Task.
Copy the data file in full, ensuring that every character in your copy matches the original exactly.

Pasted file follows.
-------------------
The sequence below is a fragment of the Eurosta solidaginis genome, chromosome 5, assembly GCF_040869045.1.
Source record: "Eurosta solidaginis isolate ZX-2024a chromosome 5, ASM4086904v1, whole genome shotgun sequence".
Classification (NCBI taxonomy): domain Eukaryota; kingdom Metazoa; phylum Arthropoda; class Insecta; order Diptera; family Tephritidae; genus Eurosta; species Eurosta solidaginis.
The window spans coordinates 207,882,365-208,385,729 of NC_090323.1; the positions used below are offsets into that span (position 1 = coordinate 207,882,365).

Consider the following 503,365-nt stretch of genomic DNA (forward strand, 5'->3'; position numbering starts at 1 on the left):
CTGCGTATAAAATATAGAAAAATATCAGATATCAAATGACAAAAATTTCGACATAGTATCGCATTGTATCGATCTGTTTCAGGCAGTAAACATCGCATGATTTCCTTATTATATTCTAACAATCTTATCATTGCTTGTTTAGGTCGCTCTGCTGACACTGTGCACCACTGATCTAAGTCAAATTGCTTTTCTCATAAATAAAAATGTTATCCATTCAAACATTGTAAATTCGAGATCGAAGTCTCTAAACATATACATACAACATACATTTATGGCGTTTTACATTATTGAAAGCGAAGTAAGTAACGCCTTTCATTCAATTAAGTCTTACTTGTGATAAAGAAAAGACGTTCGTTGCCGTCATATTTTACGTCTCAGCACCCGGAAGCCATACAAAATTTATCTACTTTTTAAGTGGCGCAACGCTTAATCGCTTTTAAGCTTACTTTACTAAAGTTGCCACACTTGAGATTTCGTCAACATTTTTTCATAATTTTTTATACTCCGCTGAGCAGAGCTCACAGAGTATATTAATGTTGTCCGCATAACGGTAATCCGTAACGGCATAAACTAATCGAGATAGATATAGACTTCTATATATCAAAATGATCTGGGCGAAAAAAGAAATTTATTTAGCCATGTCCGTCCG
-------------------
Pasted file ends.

The sequence below is a fragment of the Eurosta solidaginis genome, chromosome 5, assembly GCF_040869045.1.
Source record: "Eurosta solidaginis isolate ZX-2024a chromosome 5, ASM4086904v1, whole genome shotgun sequence".
Classification (NCBI taxonomy): domain Eukaryota; kingdom Metazoa; phylum Arthropoda; class Insecta; order Diptera; family Tephritidae; genus Eurosta; species Eurosta solidaginis.
The window spans coordinates 207,882,365-208,385,729 of NC_090323.1; the positions used below are offsets into that span (position 1 = coordinate 207,882,365).

Consider the following 503,365-nt stretch of genomic DNA (forward strand, 5'->3'; position numbering starts at 1 on the left):
CTGCGTATAAAATATAGAAAAATATCAGATATCAAATGACAAAAATTTCGACATAGTATCGCATTGTATCGATCTGTTTCAGGCAGTAAACATCGCATGATTTCCTTATTATATTCTAACAATCTTATCATTGCTTGTTTAGGTCGCTCTGCTGACACTGTGCACCACTGATCTAAGTCAAATTGCTTTTCTCATAAATAAAAATGTTATCCATTCAAACATTGTAAATTCGAGATCGAAGTCTCTAAACATATACATACAACATACATTTATGGCGTTTTACATTATTGAAAGCGAAGTAAGTAACGCCTTTCATTCAATTAAGTCTTACTTGTGATAAAGAAAAGACGTTCGTTGCCGTCATATTTTACGTCTCAGCACCCGGAAGCCATACAAAATTTATCTACTTTTTAAGTGGCGCAACGCTTAATCGCTTTTAAGCTTACTTTACTAAAGTTGCCACACTTGAGATTTCGTCAACATTTTTTCATAATTTTTTATACTCCGCTGAGCAGAGCTCACAGAGTATATTAATGTTGTCCGCATAACGGTAATCCGTAACGGCATAAACTAATCGAGATAGATATAGACTTCTATATATCAAAATGATCTGGGCGAAAAAAGAAATTTATTTAGCCATGTCCGTCCG